The Visa Waiver Program Is Still Great for America

Report Homeland Security

The Visa Waiver Program Is Still Great for America

March 14, 2017 8 min read Download Report
Riley Walters
Research Associate
Riley is a Research Associate at The Heritage Foundation.

Summary

Policymakers looking to decrease the visa overstay in the U.S. should look towards the VWP. Countries are aware of the security, economic, and diplomatic benefits from joining the VWP. These incentives make sure VWP members keep their visa overstay rates low. VWP members have the lowest visa overstay rates compared to non-VWP members. In 2015, VWP travelers had almost 75,000 fewer overstays. Countries will seek to further reduce their overstay rates if they have the potential to join the VWP. U.S. security is strengthened by the important intelligence and information sharing facilitated by the VWP. These security benefits are closely linked with the VWP’s travel benefits. A reduction in travel benefits will mean a reduction in security benefits.

Key Takeaways

The Trump Administration should maintain and support the VWP and consider expanding the VWP to include other friendly countries such as Poland.

The addition of in-person interviews for VWP travelers would be a drain on U.S. resources and contribute nothing to U.S. homeland security.

VWP members have the lowest visa overstay rates compared to non-VWP members.

The Visa Waiver Program (VWP) is an important facilitator for safe travel and U.S. homeland security.[REF] The Trump Administration should maintain and support the VWP and consider expanding the VWP to include other friendly countries such as Poland.

Misinterpreting “Immigration Benefits”

A week into office the Trump Administration demonstrated its determination to protect U.S. citizens from foreign terrorists by issuing Executive Order (EO) 13769.

In its original form, the order focused on visa and refugee vetting, but included a vaguely worded provision that could have threatened the VWP if interpreted broadly.[REF] The provision would have created a uniform screening process and in-person interviews that would apply to anyone seeking “immigration benefits.” The VWP can be interpreted as such as it allows visitors to be admitted to the U.S. without a visa under immigration law. However, the addition of in-person interviews for VWP travelers would be a drain on U.S. resources and contribute nothing to U.S. homeland security.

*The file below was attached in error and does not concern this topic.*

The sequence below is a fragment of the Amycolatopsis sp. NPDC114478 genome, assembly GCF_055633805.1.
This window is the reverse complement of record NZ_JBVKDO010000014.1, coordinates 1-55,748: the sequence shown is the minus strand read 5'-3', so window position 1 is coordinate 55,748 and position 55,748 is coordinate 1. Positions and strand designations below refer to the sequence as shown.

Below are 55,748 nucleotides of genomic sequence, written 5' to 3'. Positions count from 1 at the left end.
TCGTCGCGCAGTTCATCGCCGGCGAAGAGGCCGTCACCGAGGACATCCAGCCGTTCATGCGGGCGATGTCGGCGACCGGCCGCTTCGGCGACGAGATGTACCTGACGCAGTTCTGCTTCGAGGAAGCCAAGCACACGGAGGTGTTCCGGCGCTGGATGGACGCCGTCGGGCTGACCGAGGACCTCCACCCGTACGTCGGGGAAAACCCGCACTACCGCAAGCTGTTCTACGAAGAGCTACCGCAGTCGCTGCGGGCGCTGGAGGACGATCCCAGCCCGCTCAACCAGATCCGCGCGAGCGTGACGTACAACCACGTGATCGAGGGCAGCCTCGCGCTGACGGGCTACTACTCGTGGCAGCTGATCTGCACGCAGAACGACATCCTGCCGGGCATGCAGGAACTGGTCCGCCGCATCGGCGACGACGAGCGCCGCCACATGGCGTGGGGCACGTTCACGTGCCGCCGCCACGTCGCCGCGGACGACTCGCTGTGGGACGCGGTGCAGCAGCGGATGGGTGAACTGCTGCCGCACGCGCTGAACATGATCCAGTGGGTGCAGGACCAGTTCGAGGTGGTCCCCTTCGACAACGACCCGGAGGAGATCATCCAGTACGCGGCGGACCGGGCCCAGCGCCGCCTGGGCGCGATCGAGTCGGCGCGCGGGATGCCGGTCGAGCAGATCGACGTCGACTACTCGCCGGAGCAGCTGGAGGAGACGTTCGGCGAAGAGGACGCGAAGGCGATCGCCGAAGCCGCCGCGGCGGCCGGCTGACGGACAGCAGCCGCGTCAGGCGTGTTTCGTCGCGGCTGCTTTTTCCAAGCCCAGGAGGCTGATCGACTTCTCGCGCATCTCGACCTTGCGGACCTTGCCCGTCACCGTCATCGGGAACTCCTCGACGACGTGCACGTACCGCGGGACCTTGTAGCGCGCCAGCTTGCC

The order has since been revised so that any uniform screening process does not directly apply to the VWP. Regardless, a number of policymakers have long been skeptical of the VWP and seek to change it. Senator Chuck Schumer (D–NY) and Senator Dick Durbin (D–IL) wrongly assume that little or no vetting occurs for VWP members.[REF]

The VWP Keeps the U.S. Secure

The VWP facilitates information sharing on terrorists, criminals, and lost or stolen passports between the U.S. and its 38 members. Nations such as the United Kingdom, Spain, and Japan had to demonstrate that their countries present no threat to the U.S. in order to become members.

The VWP has its own security screening. The VWP ensures the intelligence and information sharing required for good vetting. The VWP does not grant a security waiver. Individuals going through the program are vetted through the same intelligence databases and watch lists as other visa holders. In many ways, the term “visa waiver” is an unhelpful and misleading term.

Travelers from VWP countries to the U.S. must fill out an online application via the Electronic System for Travel Authorization. This information, along with already existing intelligence information, is cross-referenced with the Department of Homeland Security, FBI, and State Department databases. This process makes the U.S. safer.

The online form and database vetting lets travelers circumvent the same cumbersome process of obtaining a visa—the process of traveling to a U.S. embassy or consulate for an interview.

According to the Government Accountability Office, information provided through the VWP “has enhanced U.S. traveler-screening capabilities and improved U.S. agencies’ ability to prevent known and suspected terrorists from traveling to the United States.”[REF]

Former Secretary of Homeland Security Jeh Johnson reiterated this point in his exit memo by stating information sharing through the VWP has denied thousands of individuals with potential terrorist connections visa-free travel to the U.S. and have “added thousands of known or suspected terrorist identities to the Terrorist Screening Database.”[REF]